It took 10 years to grow this Christmas tree. The price? $105

Since the trees were planted, every day is a roll of the dice.

Unlike commodities like corn and soybeans, which Mr. Wyckoff grows on another 90 acres he owns, there is no effective way to insure Christmas trees against damage from extreme weather, or against the effects of a war abroad or a pandemic that freezes supply chains. , I added.

“Farmers are the biggest players there are,” Mr. Wyckoff, 57, said. His family has been growing Christmas trees in Belvidere, New Jersey, about a 90-minute drive from Midtown Manhattan, since his grandfather started the business in the 1950s.

Christmas trees grow slowly, about 12 to 14 inches per year, and can take 10 years to go from seed to harvest. Most of the trees he plants are between 3 and 5 years old when he buys them from nurseries.

To meet costs, Mr. Wyckoff raised the price of his trees this year to $15 a foot, or $105 for a seven-foot tree, up from $14 a foot last year. A decade ago, similar trees sold for $10 a foot, he said. The trees he sells include the popular Fraser fir, Norway spruce, Canaan and Douglas firs.

Despite the risks, trees remain Mr. Wyckoff’s most profitable crop. He hopes to sell 7,000 this year, compared to 5,000 last year.

“We’re in a boom period right now,” said Tim O’Connor, executive director of the National Christmas Tree Association. Supply was limited before the pandemic, then demand for trees that customers could pick and cut themselves outside exploded.

Nationally, there were 15,000 Christmas tree farms with sales of more than $376 million in 2017, according to the latest available federal data. Bert Cregg, a horticulture professor at Michigan State University and an industry expert, said farmers can make a 50 percent profit on each tree. Mr. Wyckoff said his profit was closer to 20 percent per tree.

Some costs have risen sharply for the Wyckoff Christmas Tree Farm. Almost all of Mr. Wyckoff’s equipment runs on diesel; I paid $4.70 per gallon this year, compared to $2.36 in 2018.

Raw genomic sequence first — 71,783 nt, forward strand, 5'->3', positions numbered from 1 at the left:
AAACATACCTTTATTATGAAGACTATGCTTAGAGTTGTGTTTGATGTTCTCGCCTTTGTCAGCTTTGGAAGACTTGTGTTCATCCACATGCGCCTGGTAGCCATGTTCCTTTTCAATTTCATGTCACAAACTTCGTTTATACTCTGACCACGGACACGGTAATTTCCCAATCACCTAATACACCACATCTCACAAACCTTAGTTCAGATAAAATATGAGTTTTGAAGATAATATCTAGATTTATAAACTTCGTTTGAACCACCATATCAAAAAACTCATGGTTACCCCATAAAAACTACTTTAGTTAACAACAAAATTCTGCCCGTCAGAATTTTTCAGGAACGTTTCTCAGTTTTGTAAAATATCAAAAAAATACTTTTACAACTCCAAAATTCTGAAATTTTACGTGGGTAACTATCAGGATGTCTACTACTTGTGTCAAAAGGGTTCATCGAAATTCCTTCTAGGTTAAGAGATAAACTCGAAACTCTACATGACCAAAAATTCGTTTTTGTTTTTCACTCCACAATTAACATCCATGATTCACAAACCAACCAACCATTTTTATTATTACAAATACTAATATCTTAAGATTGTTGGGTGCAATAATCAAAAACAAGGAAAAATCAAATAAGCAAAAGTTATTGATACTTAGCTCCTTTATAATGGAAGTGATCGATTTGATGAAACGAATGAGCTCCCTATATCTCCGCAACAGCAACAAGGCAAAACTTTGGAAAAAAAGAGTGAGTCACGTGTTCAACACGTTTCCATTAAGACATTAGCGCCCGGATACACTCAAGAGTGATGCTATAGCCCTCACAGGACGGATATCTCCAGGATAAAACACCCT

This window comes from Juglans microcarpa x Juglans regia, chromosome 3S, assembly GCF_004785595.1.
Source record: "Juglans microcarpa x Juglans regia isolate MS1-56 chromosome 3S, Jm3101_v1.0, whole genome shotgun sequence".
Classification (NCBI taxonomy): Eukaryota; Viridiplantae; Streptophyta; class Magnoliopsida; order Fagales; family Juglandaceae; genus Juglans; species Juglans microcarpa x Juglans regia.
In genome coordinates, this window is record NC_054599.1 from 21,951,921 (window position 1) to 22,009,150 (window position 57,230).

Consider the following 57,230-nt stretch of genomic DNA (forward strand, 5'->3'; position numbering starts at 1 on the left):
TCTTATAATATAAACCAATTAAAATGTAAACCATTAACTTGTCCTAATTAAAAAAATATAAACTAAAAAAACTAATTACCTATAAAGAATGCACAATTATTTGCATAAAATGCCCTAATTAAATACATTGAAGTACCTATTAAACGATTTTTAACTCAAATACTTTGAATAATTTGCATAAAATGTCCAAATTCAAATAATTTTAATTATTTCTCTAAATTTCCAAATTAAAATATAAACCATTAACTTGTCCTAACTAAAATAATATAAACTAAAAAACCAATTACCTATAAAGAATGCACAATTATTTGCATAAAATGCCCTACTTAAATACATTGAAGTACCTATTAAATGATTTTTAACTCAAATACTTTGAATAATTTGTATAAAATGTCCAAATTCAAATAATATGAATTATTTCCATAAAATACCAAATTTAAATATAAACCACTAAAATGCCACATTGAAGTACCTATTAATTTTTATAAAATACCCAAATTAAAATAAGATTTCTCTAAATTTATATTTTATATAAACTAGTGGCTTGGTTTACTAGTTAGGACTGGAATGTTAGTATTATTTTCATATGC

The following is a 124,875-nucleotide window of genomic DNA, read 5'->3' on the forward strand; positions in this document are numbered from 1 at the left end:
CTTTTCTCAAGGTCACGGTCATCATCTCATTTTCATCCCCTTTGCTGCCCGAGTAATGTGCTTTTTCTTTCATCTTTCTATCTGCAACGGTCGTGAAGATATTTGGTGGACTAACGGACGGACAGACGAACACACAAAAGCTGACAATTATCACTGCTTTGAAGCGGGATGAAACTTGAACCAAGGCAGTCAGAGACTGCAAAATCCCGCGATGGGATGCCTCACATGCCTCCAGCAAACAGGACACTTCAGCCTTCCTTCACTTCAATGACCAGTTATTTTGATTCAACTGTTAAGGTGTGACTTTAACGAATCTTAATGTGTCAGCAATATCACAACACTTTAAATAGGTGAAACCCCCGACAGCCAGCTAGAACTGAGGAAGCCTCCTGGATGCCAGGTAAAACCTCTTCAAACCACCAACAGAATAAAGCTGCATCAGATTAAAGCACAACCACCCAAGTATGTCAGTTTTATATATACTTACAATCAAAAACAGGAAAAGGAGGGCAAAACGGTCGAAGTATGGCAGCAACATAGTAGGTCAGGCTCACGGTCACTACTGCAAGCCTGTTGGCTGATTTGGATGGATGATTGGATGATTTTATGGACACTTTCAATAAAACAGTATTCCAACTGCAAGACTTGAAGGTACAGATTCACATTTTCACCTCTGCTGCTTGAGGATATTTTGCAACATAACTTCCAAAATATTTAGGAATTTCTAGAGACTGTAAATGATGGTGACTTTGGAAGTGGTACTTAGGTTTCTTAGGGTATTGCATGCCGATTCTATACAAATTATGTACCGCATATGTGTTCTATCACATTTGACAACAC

Climate change increases the risk of losing huge areas of trees. Of the 10,000 seedlings he planted this year, 5,500 were lost to drought and floods. It cost him at least $27,500. In a typical year, it can lose 5 to 10 percent of its new trees.

The work is hard. The farm has three full-time employees, but a rotating workforce of up to 40 seasonal workers during peak periods. Three large mowers ($20,000 each) cut weeds each season, trees are pruned twice a year, and pests and diseases are monitored daily.

Mr. Wyckoff said he saved money by hiring high school students, getting help from local hunters and recruiting family members. His wife, Leslie, does the accounting, his aunt Judy loves mowing, and his 23-year-old son, Johnny, also works on the farm.

The family’s trees have won prizes in national competitions and decorated the White House, Mr. Wyckoff said. The family has met Michelle Obama And former Vice President Mike Pence and his wife.

Although Mr. Wyckoff and industry experts worry about the risk of another slowdown if demand falls, business is doing well for now.

Hector Ruiz, 75, recently drove out of Stuyvesant Town, Manhattan, in search of a Fraser fir. He left with a tree less than 5 feet tall. Most of the larger copies were out of print.

“But I’m coming back for these trees,” he said, pointing to the fir trees still in the ground and reserved for next year.

Produced by Eden Weingart, Andrew Hinderaker and Dagny Salas. Development by Gabriel Gianordoli And Aliza Aufrichtig.